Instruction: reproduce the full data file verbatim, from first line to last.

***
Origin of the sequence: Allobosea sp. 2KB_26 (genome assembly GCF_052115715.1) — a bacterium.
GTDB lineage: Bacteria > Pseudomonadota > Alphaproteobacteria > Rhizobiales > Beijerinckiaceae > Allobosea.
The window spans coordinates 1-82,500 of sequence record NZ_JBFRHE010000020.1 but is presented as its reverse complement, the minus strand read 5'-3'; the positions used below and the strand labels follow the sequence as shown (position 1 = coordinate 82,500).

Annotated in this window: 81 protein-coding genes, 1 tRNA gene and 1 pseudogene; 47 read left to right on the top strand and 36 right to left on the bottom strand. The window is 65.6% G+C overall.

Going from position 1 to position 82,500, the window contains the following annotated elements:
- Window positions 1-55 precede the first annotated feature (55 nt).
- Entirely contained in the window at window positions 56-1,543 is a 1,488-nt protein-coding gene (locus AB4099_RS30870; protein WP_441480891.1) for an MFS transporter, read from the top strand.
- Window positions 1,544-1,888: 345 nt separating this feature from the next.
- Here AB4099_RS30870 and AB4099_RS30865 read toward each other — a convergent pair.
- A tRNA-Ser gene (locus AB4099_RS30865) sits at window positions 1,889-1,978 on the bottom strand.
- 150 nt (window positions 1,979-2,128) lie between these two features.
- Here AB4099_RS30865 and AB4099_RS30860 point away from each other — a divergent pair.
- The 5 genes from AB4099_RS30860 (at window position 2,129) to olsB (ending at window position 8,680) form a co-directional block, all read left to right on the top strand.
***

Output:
Origin of the sequence: Allobosea sp. 2KB_26 (genome assembly GCF_052115715.1) — a bacterium.
GTDB lineage: Bacteria > Pseudomonadota > Alphaproteobacteria > Rhizobiales > Beijerinckiaceae > Allobosea.
The window spans coordinates 1-82,500 of sequence record NZ_JBFRHE010000020.1 but is presented as its reverse complement, the minus strand read 5'-3'; the positions used below and the strand labels follow the sequence as shown (position 1 = coordinate 82,500).

Annotated in this window: 81 protein-coding genes, 1 tRNA gene and 1 pseudogene; 47 read left to right on the top strand and 36 right to left on the bottom strand. The window is 65.6% G+C overall.

Going from position 1 to position 82,500, the window contains the following annotated elements:
- Window positions 1-55 precede the first annotated feature (55 nt).
- Entirely contained in the window at window positions 56-1,543 is a 1,488-nt protein-coding gene (locus AB4099_RS30870; protein WP_441480891.1) for an MFS transporter, read from the top strand.
- Window positions 1,544-1,888: 345 nt separating this feature from the next.
- Here AB4099_RS30870 and AB4099_RS30865 read toward each other — a convergent pair.
- A tRNA-Ser gene (locus AB4099_RS30865) sits at window positions 1,889-1,978 on the bottom strand.
- 150 nt (window positions 1,979-2,128) lie between these two features.
- Here AB4099_RS30865 and AB4099_RS30860 point away from each other — a divergent pair.
- The 5 genes from AB4099_RS30860 (at window position 2,129) to olsB (ending at window position 8,680) form a co-directional block, all read left to right on the top strand.